cover image Randy, the Badly Drawn Horse

Randy, the Badly Drawn Horse

T.L. McBeth. Holt/Godwin, $18.99 (40p) ISBN 978-1-250-18590-7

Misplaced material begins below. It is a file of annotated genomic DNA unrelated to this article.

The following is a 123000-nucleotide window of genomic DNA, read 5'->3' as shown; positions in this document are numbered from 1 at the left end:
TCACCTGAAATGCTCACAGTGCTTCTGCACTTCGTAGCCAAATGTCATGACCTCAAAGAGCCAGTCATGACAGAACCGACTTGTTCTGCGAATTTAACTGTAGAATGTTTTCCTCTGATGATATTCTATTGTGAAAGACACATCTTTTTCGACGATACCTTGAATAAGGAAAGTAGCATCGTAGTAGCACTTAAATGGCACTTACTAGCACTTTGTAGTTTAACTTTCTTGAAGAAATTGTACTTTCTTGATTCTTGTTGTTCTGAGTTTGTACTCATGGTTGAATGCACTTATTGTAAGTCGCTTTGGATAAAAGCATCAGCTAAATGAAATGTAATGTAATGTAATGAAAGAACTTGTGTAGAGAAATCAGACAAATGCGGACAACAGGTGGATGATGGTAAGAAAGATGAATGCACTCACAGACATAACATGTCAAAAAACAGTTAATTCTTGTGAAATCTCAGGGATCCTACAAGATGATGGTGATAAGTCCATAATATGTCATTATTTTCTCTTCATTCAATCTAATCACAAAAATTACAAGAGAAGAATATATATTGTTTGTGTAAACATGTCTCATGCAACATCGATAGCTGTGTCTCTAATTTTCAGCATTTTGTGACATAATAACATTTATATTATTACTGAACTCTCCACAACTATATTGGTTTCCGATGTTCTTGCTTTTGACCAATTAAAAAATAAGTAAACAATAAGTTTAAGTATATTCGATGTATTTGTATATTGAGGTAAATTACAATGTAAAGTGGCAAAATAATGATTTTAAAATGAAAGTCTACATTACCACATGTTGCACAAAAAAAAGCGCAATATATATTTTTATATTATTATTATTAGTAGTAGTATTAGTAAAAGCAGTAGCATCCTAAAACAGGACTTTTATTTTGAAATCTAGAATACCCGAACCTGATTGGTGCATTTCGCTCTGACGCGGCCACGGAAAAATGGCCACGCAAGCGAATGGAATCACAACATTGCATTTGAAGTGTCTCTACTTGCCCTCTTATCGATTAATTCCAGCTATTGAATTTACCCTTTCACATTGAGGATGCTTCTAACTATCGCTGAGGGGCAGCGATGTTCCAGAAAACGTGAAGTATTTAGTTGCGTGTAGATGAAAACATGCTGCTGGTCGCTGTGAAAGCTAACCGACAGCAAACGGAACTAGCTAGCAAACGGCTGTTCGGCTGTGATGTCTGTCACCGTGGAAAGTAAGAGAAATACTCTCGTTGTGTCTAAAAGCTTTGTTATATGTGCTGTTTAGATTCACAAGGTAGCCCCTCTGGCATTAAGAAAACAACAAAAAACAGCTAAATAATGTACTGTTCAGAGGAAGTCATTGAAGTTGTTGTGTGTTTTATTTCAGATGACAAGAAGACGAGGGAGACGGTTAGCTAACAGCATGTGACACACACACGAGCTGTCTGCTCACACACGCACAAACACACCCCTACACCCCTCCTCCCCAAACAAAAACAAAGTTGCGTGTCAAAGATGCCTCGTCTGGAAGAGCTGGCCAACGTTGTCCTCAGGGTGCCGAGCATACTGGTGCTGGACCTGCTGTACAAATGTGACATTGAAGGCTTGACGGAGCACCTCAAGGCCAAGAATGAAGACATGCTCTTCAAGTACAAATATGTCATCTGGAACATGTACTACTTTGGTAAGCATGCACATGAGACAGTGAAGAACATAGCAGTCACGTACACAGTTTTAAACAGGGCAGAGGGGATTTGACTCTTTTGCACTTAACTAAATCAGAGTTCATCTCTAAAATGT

An unseen child draws a horse—stubby, uneven legs; googly eyes and toothy smile; a squiggly line for a mane—and declares the picture beautiful. The child’s mother agrees (“He is beautiful! Great job, dear!”). Who could blame the crayoned figure, christened Randy (a name “reserved only for the most special of creatures”), for believing them? With a well-stocked craft stash, the child, through speech balloons, sends the two-dimensional Randy on grand adventures: scaling a crumpled paper mountain, navigating a popsicle stick and cotton ball forest, trekking through the desert under a giant, blazing construction paper sun. Randy, in asides to the reader, shows that he is game for... almost all of it—until he sees his reflection in a pool of water and realizes that he’s not the equine Platonic ideal he’s been led to believe. McBeth’s (Ducks!) meta-comedy is filled with three-dimensional illustrations (a shared snack results in pages smudged with peanut butter and jelly), and the grandiosity shared by artist and artwork should inspire stirring, if silly, readalouds. Best of all, the final pages offer a lovely affirmation of creativity and unconditional love as the child reaffirms Randy as a great adventurer, worthy of affection. Ages 4–8. (Aug.)